The interview was incredibly interesting as I am a big fan of Francisco Goldman’s work, and have reviewed “The Art of Political Murder” on my blog. I also wrote my undergraduate thesis on “Drown,” Junot Diaz’s collection of intersecting vignettes about Dominican immigrants. Much of their conversation about language and identity fascinated me, and I plan to dedicate a future post to their interview addressing this topic.
Toward the end of the interview, Goldman shared a perspective that eerily resonated with Guatemala’s genocide trial proceedings. His recently published novel “Say Her Name” is about his wife Aura Estrada, who tragically died in a surfing accident. He stated how he was “plunged into trauma” after her death, and his suffering gave him a newfound understanding of Guatemala “as a space filled with thousands of people who have lost their loved ones in a violent way.”
My reflection on the weight of Goldman’s words gave way to thinking about the waves of suffering Guatemalan genocide survivors feel–not just from the loss of their loved ones, but also from the re-traumatization of sharing their stories in a court room that denied them justice on April 18th. However, their refusal to accept this verdict, truly speaks to incredible abilities to yoke their trauma with resilience. As the trial proceedings continue to unfold, I am uncertain of the future portends save for my commitment to sharing information and expressing solidarity and support for justice in Guatemala.
Learn more about the Genocide Trial of Rios Montt and Maurcio Rodriguez Sanchez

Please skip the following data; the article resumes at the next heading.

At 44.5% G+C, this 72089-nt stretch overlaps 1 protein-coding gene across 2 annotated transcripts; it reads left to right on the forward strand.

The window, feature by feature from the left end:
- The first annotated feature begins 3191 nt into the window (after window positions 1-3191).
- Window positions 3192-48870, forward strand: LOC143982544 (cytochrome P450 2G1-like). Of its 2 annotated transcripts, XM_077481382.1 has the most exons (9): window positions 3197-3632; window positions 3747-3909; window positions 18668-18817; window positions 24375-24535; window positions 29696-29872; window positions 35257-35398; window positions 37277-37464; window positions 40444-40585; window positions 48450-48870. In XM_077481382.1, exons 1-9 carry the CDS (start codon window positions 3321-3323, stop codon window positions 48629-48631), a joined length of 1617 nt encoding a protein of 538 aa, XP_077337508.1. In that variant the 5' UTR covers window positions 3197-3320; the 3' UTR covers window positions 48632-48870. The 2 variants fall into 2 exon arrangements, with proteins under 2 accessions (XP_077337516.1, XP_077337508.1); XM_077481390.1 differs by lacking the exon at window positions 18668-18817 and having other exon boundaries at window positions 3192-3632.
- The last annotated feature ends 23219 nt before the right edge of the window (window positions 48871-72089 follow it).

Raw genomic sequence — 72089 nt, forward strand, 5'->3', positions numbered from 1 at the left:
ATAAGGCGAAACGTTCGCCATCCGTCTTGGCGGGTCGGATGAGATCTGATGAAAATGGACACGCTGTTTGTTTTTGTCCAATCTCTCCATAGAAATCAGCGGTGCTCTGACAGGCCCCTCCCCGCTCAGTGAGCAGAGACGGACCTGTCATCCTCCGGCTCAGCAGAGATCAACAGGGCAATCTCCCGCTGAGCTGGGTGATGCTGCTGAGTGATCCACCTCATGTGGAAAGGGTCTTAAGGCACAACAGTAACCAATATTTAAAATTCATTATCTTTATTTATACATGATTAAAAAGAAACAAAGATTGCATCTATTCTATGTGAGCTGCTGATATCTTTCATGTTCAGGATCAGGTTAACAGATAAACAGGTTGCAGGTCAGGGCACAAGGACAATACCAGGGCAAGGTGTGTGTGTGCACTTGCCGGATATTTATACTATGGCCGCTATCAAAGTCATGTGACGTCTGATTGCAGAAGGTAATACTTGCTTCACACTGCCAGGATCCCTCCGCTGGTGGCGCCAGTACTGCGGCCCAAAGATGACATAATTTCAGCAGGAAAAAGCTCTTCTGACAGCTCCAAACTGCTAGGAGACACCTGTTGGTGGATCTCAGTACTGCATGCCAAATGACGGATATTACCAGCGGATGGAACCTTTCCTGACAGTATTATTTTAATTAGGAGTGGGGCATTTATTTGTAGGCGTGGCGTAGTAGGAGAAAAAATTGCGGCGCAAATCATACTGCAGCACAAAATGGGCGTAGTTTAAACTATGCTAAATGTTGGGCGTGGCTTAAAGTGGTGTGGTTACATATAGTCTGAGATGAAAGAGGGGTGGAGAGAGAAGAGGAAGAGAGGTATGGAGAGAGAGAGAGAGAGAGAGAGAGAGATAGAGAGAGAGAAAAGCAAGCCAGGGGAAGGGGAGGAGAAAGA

1. The Open Society Justice Initiative. The Trial of Efrian Ríos Montt and Maurcio Rodriguez Sanchez. 2013. http://www.riosmontt-trial.org/ This excellent website, written in English and Spanish, contains detailed updates of trial proceedings written by International Human Rights Monitors, comprehensive historical background information, Glossary, and Timeline.
2. Rodriguez, James. “2013-04-19. On day 21, the Genocide Trial’s fate rests on the Constitutional Court.” MiMundo. http://www.mimundo.org/2013/04/20/2013-04-19-on-day-21-the-genocide-trials-fate-rests-on-the-constitutional-court/ and “2013-04-18. On day 20, the Genocide Trial is Abruptly Cancelled.” http://www.mimundo.org/2013/04/19/2013-04-18-on-day-20-the-genocide-trial-is-abrubtly-cancelled/Photojournalist James Rodriguez’s evocative photoessays document the courtroom on April 18th and 19th.
3. Golman, Amy. “Genocide Trial of Former Dictator Ríos Montt Suspended After Intervention by Guatemalan President.” Democracy Now. April 19, 2013. http://www.democracynow.org/2013/4/19/genocide_trial_of_former_dictator_ros Democracy Now’s interview with journalist Allan Nairn is very helpful in illuminating the reasons that motivated the April 18th trial suspension.
Listen to Francisco Goldman and Junot Diaz on Radio Ambulante
1. Alarcón, Daniel. “Junot y Francisco : En vivo desde Nueva York.” Radio Ambulante. February, 2013. http://radioambulante.org/es/ I thoroughly enjoyed listening to this interview, and look forward to discussing many of the issues the authors discussed in a future post. I also highly recommend listening to Radio Ambulante, which I have compared to This American Life for Latin Americans and Latinos living in the United States.